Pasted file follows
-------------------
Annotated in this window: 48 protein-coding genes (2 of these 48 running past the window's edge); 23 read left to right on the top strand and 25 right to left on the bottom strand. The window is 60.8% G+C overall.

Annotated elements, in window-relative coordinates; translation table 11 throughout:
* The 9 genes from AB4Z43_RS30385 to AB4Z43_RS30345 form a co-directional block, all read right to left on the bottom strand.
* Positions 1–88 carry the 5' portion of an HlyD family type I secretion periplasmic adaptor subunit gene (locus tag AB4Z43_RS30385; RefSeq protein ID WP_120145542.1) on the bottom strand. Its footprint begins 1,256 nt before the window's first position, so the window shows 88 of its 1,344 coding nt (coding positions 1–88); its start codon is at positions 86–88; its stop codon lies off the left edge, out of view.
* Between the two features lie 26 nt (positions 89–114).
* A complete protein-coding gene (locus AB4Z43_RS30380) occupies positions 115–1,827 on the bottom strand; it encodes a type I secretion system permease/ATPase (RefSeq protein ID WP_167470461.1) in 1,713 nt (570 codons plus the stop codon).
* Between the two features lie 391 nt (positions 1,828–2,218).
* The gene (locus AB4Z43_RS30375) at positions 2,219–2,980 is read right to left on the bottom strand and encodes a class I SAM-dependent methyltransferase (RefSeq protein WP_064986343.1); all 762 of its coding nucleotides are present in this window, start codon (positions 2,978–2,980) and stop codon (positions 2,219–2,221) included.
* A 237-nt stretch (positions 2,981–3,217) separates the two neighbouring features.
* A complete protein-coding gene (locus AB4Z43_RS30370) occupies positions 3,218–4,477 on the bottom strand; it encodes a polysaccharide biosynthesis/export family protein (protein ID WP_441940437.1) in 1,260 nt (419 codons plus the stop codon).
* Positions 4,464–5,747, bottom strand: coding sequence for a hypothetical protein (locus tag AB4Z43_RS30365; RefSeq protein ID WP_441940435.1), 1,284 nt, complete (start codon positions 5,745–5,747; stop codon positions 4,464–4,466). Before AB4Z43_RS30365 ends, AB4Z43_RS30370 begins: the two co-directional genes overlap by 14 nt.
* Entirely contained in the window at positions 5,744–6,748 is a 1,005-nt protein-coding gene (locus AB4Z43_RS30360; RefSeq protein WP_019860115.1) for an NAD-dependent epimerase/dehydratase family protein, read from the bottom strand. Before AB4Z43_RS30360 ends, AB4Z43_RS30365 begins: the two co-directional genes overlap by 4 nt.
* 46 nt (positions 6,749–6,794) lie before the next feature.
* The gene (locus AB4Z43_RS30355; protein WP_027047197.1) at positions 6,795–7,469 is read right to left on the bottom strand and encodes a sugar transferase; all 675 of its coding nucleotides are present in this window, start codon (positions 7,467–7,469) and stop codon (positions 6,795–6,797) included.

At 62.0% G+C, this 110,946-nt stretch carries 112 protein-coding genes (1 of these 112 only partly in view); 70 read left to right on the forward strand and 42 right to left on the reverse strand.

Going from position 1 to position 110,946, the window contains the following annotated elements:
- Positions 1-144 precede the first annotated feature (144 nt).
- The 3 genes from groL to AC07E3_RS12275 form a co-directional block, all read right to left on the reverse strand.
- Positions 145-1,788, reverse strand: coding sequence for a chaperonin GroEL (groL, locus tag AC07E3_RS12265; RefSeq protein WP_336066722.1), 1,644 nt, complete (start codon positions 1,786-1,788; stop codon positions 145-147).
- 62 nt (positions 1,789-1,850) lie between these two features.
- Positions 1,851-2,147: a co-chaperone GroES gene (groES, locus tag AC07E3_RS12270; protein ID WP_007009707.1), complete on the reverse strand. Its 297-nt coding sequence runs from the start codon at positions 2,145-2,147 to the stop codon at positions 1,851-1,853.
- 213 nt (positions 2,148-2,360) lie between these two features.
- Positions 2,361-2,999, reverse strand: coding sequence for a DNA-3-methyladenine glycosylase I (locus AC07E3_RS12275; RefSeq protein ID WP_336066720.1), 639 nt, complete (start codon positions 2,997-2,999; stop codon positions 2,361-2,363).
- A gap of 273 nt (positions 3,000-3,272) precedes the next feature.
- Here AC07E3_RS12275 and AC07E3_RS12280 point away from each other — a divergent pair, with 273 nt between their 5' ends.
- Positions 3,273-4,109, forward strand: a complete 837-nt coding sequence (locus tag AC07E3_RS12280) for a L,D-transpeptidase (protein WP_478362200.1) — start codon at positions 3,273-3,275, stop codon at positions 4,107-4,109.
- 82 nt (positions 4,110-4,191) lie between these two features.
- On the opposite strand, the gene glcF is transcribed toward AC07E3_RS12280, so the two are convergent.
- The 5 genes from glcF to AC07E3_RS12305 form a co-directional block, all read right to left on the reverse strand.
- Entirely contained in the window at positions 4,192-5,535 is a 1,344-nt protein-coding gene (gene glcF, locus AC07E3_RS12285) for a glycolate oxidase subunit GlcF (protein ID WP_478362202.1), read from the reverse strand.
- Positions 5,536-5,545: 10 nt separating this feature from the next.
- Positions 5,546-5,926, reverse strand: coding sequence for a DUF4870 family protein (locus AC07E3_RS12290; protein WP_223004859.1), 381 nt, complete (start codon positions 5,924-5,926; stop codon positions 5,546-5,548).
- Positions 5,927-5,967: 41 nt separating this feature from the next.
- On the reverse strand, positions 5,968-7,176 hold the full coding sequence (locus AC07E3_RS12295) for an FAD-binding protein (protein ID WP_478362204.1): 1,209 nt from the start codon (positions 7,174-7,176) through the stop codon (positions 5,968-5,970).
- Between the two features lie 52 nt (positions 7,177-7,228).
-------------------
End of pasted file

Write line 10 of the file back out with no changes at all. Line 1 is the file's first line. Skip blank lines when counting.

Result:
* A complete protein-coding gene (locus AB4Z43_RS30370) occupies positions 3,218–4,477 on the bottom strand; it encodes a polysaccharide biosynthesis/export family protein (protein ID WP_441940437.1) in 1,260 nt (419 codons plus the stop codon).